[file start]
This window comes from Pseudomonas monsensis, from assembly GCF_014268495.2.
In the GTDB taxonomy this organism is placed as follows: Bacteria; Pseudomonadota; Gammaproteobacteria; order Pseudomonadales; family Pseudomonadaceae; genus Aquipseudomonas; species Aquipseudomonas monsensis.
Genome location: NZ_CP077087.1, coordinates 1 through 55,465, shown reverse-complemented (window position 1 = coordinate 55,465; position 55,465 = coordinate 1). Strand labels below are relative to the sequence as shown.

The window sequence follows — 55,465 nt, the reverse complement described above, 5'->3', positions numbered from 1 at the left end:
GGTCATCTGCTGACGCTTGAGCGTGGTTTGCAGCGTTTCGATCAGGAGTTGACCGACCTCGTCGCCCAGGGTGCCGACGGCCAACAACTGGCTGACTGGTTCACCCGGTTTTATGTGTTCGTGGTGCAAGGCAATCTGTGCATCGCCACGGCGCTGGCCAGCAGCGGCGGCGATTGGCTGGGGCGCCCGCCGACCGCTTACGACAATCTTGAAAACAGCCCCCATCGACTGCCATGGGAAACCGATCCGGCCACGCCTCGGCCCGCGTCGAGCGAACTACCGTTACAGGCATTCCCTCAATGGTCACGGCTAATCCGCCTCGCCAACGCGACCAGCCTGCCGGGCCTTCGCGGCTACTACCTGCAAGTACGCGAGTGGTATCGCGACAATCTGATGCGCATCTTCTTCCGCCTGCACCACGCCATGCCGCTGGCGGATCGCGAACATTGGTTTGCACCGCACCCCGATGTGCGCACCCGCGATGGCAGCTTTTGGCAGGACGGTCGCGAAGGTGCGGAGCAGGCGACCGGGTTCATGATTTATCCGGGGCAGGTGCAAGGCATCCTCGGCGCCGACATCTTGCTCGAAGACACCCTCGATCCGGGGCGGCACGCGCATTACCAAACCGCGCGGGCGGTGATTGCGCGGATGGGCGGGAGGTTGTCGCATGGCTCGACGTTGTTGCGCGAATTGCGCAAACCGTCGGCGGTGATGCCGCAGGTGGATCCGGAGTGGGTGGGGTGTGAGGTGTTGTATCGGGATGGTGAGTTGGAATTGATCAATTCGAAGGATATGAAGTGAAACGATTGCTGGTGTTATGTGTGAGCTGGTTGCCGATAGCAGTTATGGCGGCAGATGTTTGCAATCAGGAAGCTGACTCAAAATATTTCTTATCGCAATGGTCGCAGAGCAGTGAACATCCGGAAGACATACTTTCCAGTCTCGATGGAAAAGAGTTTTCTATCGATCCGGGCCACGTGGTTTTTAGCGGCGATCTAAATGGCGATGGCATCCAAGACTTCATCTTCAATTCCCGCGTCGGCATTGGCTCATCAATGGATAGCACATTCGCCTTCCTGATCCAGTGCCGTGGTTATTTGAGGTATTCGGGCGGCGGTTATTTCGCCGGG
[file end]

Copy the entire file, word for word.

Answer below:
This window comes from Pseudomonas monsensis, from assembly GCF_014268495.2.
In the GTDB taxonomy this organism is placed as follows: Bacteria; Pseudomonadota; Gammaproteobacteria; order Pseudomonadales; family Pseudomonadaceae; genus Aquipseudomonas; species Aquipseudomonas monsensis.
Genome location: NZ_CP077087.1, coordinates 1 through 55,465, shown reverse-complemented (window position 1 = coordinate 55,465; position 55,465 = coordinate 1). Strand labels below are relative to the sequence as shown.

The window sequence follows — 55,465 nt, the reverse complement described above, 5'->3', positions numbered from 1 at the left end:
GGTCATCTGCTGACGCTTGAGCGTGGTTTGCAGCGTTTCGATCAGGAGTTGACCGACCTCGTCGCCCAGGGTGCCGACGGCCAACAACTGGCTGACTGGTTCACCCGGTTTTATGTGTTCGTGGTGCAAGGCAATCTGTGCATCGCCACGGCGCTGGCCAGCAGCGGCGGCGATTGGCTGGGGCGCCCGCCGACCGCTTACGACAATCTTGAAAACAGCCCCCATCGACTGCCATGGGAAACCGATCCGGCCACGCCTCGGCCCGCGTCGAGCGAACTACCGTTACAGGCATTCCCTCAATGGTCACGGCTAATCCGCCTCGCCAACGCGACCAGCCTGCCGGGCCTTCGCGGCTACTACCTGCAAGTACGCGAGTGGTATCGCGACAATCTGATGCGCATCTTCTTCCGCCTGCACCACGCCATGCCGCTGGCGGATCGCGAACATTGGTTTGCACCGCACCCCGATGTGCGCACCCGCGATGGCAGCTTTTGGCAGGACGGTCGCGAAGGTGCGGAGCAGGCGACCGGGTTCATGATTTATCCGGGGCAGGTGCAAGGCATCCTCGGCGCCGACATCTTGCTCGAAGACACCCTCGATCCGGGGCGGCACGCGCATTACCAAACCGCGCGGGCGGTGATTGCGCGGATGGGCGGGAGGTTGTCGCATGGCTCGACGTTGTTGCGCGAATTGCGCAAACCGTCGGCGGTGATGCCGCAGGTGGATCCGGAGTGGGTGGGGTGTGAGGTGTTGTATCGGGATGGTGAGTTGGAATTGATCAATTCGAAGGATATGAAGTGAAACGATTGCTGGTGTTATGTGTGAGCTGGTTGCCGATAGCAGTTATGGCGGCAGATGTTTGCAATCAGGAAGCTGACTCAAAATATTTCTTATCGCAATGGTCGCAGAGCAGTGAACATCCGGAAGACATACTTTCCAGTCTCGATGGAAAAGAGTTTTCTATCGATCCGGGCCACGTGGTTTTTAGCGGCGATCTAAATGGCGATGGCATCCAAGACTTCATCTTCAATTCCCGCGTCGGCATTGGCTCATCAATGGATAGCACATTCGCCTTCCTGATCCAGTGCCGTGGTTATTTGAGGTATTCGGGCGGCGGTTATTTCGCCGGG